Elmer Fudd: I will do it with my spear and magic helmet!
Elmer: Spear and magic helmet!
Bugs: Magic helmet?
Elmer: Magic helmet!
Bugs: Magic helmet...
Yes, Magic Helmet! Shall I give you a sample?!
There must have been some magic in that old silk hat they found,
For when they placed it on his head, he began to dance around
Some hats serve more of a purpose than just looking nice
. Some even go beyond the mundane purpose of protecting the wearer's head. These Hats of Power grant some superpower
or other special ability to whatever lucky chump happens to put them on.
Sometimes, this serves as a more vulnerable version of Clothes Make the Superman
(or at least My Suit Is Also Super
), since a super fedora is more likely to get blown off by a gust of wind than a super suit is.
May also be a Hat of Authority
. Super Trope
to Hat Of Flight
Compare Weaponized Headgear
and Goggles Do Something Unusual
. See also Magical Accessory
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Anime & Manga
- Kirby gains a Nice Hat whenever he gets an ability. Some of them are the source of his attacks, generally from the Elemental Powers.
- Chichi from Dragon Ball had one of these in her first appearance. It had a spike it could throw like a boomerange and shot lasers.
- The Marvel Universe has the Serpent Crown, an artifact linked to an Eldritch Abomination that gives wearers various powers. It's an Expy of the Conan artifact (see Literature, below).
- And let's not forget the Mad Hatter from the DCU. As the name implies, he is a psychotic supervillain with a range of lethal headware. His "normal" hat (if you can call it that) just lets him control people's minds; hats for special occasions include exploding hats, gas-emitting hats, hats that let you fly, and hats with hilarious pop-out guns.
Film - Animated
Film - Live Action
- In the Nibelungenlied, the Tarnkappe grants the wearer invisibility. Fun thing: It was originally not a hat (cap), but an cloak (cape). Due to changes of language, with kappe shifting its meaning from 'cloak' to 'hat', it became interpreted as a hat.
- In modern German, the name has become the word for all kinds of stealth technology.
- In Der Ring des Nibelungen, the Tarnhelm grants the wearer invisibility, shape-shifting, and teleportation.
- The Conan the Barbarian novel Conan the Buccaneer features the Cobra Crown, which gives magic powers to the wearer.
- Discworld: Sourcery: The Archchancellor's Hat has the memories of all the Archchancellors to have worn it and can confer that power/expertise on any wearer it deems suitable.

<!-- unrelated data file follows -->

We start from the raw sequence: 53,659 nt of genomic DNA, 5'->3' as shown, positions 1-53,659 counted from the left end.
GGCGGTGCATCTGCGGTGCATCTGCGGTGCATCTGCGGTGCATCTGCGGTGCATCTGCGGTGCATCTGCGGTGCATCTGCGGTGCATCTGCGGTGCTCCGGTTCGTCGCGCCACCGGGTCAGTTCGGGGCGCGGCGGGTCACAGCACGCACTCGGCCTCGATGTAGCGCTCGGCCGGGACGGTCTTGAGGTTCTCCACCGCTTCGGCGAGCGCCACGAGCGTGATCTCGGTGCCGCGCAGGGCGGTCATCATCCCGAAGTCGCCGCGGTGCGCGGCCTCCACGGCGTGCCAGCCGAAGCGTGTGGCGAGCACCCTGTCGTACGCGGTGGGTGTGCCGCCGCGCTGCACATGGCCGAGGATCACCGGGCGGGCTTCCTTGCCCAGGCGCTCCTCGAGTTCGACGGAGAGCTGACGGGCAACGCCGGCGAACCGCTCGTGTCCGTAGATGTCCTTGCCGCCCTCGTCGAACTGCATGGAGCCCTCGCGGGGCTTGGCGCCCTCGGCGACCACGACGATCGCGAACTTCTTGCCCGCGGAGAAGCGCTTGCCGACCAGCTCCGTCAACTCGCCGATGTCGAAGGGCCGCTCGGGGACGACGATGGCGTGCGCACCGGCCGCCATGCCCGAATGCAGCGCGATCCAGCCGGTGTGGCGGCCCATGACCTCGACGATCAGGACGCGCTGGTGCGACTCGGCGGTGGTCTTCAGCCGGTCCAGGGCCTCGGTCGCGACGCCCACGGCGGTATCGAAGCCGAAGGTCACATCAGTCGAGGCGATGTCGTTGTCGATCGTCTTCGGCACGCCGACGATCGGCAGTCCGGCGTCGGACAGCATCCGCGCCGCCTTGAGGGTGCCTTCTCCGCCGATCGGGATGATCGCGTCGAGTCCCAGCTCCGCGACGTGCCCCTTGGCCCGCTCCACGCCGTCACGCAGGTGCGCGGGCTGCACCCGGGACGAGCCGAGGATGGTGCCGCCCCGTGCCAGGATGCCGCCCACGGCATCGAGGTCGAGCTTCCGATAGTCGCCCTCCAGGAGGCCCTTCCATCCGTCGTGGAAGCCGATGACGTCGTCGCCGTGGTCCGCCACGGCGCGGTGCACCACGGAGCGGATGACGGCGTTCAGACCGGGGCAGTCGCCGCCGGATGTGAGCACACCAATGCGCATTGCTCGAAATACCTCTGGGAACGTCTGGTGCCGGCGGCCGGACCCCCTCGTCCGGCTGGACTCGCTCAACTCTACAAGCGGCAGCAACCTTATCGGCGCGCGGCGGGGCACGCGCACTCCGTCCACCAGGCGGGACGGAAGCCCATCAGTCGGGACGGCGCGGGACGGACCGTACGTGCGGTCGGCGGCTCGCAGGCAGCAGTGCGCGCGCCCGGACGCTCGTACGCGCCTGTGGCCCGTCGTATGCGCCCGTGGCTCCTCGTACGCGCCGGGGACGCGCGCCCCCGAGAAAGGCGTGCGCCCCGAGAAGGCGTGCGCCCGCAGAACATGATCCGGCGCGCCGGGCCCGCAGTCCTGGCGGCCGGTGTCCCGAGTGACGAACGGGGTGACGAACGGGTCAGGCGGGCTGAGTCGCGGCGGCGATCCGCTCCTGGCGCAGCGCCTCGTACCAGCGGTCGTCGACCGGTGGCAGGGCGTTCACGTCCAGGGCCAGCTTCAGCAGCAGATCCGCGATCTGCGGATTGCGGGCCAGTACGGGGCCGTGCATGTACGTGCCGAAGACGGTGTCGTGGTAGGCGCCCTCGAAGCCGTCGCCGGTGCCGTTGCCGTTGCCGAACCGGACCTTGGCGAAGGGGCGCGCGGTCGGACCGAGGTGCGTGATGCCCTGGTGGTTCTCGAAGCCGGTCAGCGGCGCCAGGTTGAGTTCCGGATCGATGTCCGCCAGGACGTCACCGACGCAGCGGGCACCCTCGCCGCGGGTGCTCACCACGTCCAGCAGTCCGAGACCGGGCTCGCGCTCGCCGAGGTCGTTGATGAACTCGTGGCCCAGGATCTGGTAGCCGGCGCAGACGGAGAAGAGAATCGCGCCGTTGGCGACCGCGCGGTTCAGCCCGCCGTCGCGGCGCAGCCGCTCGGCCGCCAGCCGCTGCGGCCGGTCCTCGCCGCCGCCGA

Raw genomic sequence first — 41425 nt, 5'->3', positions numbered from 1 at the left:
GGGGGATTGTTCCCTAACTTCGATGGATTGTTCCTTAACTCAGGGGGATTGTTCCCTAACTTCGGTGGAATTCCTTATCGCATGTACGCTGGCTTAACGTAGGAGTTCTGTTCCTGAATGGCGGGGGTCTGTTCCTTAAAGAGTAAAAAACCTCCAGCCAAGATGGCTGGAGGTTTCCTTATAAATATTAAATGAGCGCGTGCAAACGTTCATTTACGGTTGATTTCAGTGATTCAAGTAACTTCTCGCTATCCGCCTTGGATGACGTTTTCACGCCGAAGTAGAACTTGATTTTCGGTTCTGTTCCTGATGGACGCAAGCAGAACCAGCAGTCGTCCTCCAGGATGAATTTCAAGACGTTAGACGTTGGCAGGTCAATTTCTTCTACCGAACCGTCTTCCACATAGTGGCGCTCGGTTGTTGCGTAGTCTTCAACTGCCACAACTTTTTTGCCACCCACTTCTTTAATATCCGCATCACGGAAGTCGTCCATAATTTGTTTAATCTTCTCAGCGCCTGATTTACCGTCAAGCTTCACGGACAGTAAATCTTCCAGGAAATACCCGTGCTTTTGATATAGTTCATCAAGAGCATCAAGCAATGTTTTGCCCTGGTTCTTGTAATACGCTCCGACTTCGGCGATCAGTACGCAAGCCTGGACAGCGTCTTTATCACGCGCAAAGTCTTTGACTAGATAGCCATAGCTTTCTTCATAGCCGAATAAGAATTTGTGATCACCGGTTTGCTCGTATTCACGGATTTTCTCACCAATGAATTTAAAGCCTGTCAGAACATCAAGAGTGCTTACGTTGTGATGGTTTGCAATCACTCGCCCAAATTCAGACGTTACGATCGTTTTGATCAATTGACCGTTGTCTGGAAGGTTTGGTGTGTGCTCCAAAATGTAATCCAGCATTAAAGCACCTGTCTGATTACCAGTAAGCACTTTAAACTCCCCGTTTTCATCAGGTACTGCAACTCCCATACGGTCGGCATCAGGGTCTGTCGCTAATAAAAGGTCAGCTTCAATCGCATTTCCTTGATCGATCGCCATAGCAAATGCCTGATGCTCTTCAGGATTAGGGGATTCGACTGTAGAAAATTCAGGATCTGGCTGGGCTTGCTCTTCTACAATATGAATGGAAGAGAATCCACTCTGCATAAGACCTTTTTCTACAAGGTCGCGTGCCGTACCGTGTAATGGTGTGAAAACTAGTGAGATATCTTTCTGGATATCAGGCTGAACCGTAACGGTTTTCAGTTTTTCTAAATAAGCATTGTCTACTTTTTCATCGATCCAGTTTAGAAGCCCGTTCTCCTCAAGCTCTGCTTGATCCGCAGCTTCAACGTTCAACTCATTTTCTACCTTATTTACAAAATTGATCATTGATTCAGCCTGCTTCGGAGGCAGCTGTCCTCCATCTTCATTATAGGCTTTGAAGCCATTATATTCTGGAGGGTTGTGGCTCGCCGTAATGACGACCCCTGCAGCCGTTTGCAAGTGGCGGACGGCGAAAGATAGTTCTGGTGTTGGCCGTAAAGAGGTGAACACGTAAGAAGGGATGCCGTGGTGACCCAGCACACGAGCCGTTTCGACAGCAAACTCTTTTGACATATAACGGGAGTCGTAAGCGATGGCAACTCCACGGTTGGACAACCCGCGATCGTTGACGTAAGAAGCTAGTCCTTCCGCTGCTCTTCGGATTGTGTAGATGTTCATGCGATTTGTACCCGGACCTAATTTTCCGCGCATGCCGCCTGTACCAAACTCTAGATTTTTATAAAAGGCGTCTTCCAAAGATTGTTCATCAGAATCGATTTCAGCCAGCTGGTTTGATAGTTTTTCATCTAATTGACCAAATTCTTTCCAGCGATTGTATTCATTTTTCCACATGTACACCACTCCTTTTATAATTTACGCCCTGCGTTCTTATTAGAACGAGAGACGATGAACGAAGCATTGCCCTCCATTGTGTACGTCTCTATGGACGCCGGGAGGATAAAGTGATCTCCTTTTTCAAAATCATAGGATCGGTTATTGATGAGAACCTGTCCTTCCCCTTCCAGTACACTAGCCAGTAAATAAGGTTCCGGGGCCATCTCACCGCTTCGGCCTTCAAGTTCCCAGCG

- In Robert Westall's Urn Burial, one of the two helmets contained in the burial cairn of Prepoc allows the wearer to gain the martial prowess of the Fefetheils war-leader; letting even a mere human move with the same catlike speed and grace and use the knowledge and tactics of long-dead hunter and warrior.
- In Tom Holt's comic fantasy Expecting Someone Taller, the Tarnhelm (just as in the opera that loosely inspired the novel) grants the wearer invisibility, shape-shifting, and teleportation powers.
Live Action TV
- In the Pixelface episode "The Game's Up", QM comes up with a hat of invisibility that renders the wearer invisible. The drawback is that the hat itself remains visible.
- SuperMagic PowerMan's magical headband which grants him superpowers in The Aquabats! Super Show!.
- In My Hat by Anthony and Those Other Guys, his hat makes him look cooler, makes him look cooler, cooler than he actually is... and it gets him laid.
Folklore & Mythology
- Germanic folklore had a helmet that grants the wearer invisibility.
- Russian folklore had an invisibility cap, usually activated by turning it backwards and otherwise looking perfectly normal.
- Several Greek myths also mention a cap or helmet that could turn the wearer invisible. The most common version has the helmet forged by the Cyclopes for Hades during the battle with the Titans.
- Other users of the invisible cap include Hermes, Athena, and the hero Perseus.
- Dungeons & Dragons/Pathfinder has many of these:
- Healing Cap of Veluna: Priest/Cleric healing spells heal double normal number of Hit Points.
- Nightcap of Vision: Can see in the dark.
- Pileus: Gives wearer several powers allowing freeing of others from bondage.
- Circlet of Persuasion — raises the wearer's charisma
- Crown of Blindness — causes the wearer to go blind
- Hat of Difference: Can become another character class and gain Experience Points
- Hat of Disguise — Exactly What It Says on the Tin
- Hat of Hatreds — causes the wearer to take on the appearance of someone those around them hate. In addition, the wearer appears to be in a vulnerable condition.
- Hat of Holding — Allows to pull out a rabbit, two long swords, a spare set of clothes... or whatever adventurers think they may need in the middle of nothing.
- Headband of Alluring Charisma — raises the wearer's charisma
- Headband of Inspired Wisdom — raises the wearer's perception and common sense
- Headband of Vast Intelligence — raises the wearer's intelligence (although not as much as the name might suggest)
- Headband of Mental Prowess — functions in the same way as any two of the above three items
- Headband of Mental Superiority — raises all three mental stats (Charisma, Wisdom, Intelligence)
- Helm of Comprehend Languages and Read Magic — another Exactly What It Says on the Tin
- Helm of Telepathy — and yet another Exactly What It Says on the Tin
- Helm of Teleportation — Exactly What It Says on the Tin (the writers went for descriptive rather than creative names most of the time)